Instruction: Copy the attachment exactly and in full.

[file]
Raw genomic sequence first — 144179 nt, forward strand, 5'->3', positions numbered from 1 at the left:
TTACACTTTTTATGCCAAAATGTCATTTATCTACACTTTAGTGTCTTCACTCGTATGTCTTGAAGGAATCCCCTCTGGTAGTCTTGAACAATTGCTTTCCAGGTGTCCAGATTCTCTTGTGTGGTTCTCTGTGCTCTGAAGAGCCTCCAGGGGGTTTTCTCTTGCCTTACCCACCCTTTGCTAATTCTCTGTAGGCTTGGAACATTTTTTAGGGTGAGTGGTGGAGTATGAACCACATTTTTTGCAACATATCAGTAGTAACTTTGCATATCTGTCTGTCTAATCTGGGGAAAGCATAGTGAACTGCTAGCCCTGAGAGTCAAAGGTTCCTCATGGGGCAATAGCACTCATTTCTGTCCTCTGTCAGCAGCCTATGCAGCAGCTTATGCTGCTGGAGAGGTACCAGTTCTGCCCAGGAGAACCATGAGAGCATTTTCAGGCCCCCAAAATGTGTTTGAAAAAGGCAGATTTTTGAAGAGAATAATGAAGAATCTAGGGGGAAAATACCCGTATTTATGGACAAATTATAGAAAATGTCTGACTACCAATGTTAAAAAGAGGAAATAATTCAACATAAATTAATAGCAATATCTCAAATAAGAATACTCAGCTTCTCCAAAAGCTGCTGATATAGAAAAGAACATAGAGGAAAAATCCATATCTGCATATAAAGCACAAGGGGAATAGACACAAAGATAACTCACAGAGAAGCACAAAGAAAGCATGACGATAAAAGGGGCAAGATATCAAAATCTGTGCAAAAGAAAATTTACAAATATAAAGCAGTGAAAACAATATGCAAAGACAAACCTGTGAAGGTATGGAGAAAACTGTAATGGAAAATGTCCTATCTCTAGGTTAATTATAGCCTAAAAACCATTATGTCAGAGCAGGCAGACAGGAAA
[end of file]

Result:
Raw genomic sequence first — 144179 nt, forward strand, 5'->3', positions numbered from 1 at the left:
TTACACTTTTTATGCCAAAATGTCATTTATCTACACTTTAGTGTCTTCACTCGTATGTCTTGAAGGAATCCCCTCTGGTAGTCTTGAACAATTGCTTTCCAGGTGTCCAGATTCTCTTGTGTGGTTCTCTGTGCTCTGAAGAGCCTCCAGGGGGTTTTCTCTTGCCTTACCCACCCTTTGCTAATTCTCTGTAGGCTTGGAACATTTTTTAGGGTGAGTGGTGGAGTATGAACCACATTTTTTGCAACATATCAGTAGTAACTTTGCATATCTGTCTGTCTAATCTGGGGAAAGCATAGTGAACTGCTAGCCCTGAGAGTCAAAGGTTCCTCATGGGGCAATAGCACTCATTTCTGTCCTCTGTCAGCAGCCTATGCAGCAGCTTATGCTGCTGGAGAGGTACCAGTTCTGCCCAGGAGAACCATGAGAGCATTTTCAGGCCCCCAAAATGTGTTTGAAAAAGGCAGATTTTTGAAGAGAATAATGAAGAATCTAGGGGGAAAATACCCGTATTTATGGACAAATTATAGAAAATGTCTGACTACCAATGTTAAAAAGAGGAAATAATTCAACATAAATTAATAGCAATATCTCAAATAAGAATACTCAGCTTCTCCAAAAGCTGCTGATATAGAAAAGAACATAGAGGAAAAATCCATATCTGCATATAAAGCACAAGGGGAATAGACACAAAGATAACTCACAGAGAAGCACAAAGAAAGCATGACGATAAAAGGGGCAAGATATCAAAATCTGTGCAAAAGAAAATTTACAAATATAAAGCAGTGAAAACAATATGCAAAGACAAACCTGTGAAGGTATGGAGAAAACTGTAATGGAAAATGTCCTATCTCTAGGTTAATTATAGCCTAAAAACCATTATGTCAGAGCAGGCAGACAGGAAA